Midnight, Water City
By Chris McKinney
SF and future-noir detective fiction go so well together they constitute their own sub-genre. Midnight, Water City walks down these dirty streets again in the year 2142 as a tough detective discovers the body of Akira Kimura, a scientist who saved the Earth from a deadly asteroid decades earlier, chopped into pieces in her revitalization pod.
The whodunit angle may be familiar but Chris McKinney makes it work with his world-building chops and the creation of an authentically fresh protagonist.
In terms of the former there’s the now almost taken-for-granted split of society into two social classes (the Money and the Less Thans), but due to the degradation of the mainland much of humanity has moved offshore and now live in underwater seascrapers and floating ‘burbs. Meanwhile, lifespans have been lengthened so that the narrator, though 80 years old and feeling weathered, not least from four marriages, is a long way from being over the hill.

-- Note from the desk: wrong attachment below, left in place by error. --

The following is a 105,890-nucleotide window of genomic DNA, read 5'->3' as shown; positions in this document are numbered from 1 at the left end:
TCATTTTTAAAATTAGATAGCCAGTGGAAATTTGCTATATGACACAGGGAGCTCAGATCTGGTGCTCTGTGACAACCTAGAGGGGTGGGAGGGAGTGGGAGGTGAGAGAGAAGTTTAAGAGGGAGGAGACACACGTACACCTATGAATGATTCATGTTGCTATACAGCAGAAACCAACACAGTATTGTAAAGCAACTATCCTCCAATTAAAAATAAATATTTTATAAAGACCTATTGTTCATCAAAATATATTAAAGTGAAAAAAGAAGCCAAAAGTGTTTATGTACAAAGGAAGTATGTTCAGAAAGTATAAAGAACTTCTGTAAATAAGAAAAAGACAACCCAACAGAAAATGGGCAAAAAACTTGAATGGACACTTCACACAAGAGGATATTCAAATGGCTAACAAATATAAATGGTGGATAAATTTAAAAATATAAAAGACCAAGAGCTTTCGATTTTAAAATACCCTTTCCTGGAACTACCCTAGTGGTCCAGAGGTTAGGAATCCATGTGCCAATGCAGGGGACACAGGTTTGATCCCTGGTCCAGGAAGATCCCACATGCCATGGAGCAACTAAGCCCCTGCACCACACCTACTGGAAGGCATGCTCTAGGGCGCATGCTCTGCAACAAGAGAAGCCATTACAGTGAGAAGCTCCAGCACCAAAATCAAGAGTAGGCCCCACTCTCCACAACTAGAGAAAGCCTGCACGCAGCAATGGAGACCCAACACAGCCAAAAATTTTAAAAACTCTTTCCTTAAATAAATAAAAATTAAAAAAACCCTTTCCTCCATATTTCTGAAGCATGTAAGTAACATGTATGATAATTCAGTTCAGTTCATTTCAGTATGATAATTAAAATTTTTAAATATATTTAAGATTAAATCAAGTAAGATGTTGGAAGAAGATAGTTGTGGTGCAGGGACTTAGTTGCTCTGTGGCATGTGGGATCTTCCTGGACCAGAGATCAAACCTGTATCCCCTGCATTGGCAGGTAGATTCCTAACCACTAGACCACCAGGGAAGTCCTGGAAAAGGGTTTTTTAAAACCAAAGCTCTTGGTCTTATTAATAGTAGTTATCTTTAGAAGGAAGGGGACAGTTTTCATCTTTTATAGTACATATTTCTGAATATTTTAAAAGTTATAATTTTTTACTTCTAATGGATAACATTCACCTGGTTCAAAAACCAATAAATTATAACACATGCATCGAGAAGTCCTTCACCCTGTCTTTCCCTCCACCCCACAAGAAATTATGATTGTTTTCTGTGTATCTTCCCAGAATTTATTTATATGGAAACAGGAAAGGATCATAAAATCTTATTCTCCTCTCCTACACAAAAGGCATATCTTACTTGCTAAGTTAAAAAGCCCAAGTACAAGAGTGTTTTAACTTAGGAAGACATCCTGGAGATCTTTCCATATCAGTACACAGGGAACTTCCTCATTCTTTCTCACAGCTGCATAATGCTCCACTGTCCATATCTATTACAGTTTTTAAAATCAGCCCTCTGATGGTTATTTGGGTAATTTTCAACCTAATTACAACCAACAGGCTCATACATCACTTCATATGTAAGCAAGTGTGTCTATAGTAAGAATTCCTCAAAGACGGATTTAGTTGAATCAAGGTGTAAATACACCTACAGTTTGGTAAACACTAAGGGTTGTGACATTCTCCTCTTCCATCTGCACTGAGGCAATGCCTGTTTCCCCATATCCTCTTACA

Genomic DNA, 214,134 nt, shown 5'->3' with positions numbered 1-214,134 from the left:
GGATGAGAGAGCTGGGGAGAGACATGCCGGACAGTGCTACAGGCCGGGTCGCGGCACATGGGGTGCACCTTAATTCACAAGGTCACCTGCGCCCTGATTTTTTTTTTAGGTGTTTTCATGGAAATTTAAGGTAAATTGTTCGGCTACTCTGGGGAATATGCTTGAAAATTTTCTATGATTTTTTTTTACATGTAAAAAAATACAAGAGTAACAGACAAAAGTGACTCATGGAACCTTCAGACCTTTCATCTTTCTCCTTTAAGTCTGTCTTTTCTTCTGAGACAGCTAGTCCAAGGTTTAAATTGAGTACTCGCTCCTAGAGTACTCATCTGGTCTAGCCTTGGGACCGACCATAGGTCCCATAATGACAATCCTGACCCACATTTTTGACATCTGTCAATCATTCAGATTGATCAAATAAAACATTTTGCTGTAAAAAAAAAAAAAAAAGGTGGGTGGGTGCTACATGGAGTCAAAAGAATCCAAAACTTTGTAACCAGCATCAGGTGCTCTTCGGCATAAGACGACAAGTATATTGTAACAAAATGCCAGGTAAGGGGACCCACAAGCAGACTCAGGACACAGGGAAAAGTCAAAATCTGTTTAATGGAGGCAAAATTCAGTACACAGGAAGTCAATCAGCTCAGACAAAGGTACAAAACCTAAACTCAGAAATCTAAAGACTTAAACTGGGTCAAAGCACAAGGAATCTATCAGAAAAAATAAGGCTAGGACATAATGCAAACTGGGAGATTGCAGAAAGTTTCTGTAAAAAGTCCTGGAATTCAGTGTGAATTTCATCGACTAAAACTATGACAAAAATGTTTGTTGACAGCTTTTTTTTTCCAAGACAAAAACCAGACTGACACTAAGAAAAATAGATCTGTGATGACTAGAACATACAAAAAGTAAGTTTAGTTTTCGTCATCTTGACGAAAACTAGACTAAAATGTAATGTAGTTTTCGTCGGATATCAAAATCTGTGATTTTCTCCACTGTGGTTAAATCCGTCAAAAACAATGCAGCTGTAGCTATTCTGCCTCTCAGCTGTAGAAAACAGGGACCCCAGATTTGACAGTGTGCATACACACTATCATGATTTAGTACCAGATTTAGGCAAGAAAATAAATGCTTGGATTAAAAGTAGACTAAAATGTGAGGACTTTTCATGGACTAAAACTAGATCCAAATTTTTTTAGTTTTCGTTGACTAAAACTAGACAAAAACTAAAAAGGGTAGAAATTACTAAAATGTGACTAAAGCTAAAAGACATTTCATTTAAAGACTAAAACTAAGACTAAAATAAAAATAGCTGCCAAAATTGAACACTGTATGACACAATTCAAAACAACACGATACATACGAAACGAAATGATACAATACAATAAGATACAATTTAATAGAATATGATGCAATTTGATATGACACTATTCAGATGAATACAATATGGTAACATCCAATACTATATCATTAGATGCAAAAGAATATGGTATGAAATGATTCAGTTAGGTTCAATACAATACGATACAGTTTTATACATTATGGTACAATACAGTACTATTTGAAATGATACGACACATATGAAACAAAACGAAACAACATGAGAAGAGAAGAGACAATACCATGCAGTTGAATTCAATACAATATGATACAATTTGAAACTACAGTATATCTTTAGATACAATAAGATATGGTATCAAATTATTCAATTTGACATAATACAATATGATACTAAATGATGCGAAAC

Though he’s not always the brightest laser-knife in the drawer, our hero has psychic powers to go with his toughness, being able to see the colour of murder. This comes in handy, as soon there are bodies piling up and he’s going to need all the help he can get, even from beyond the grave, if he’s going to survive.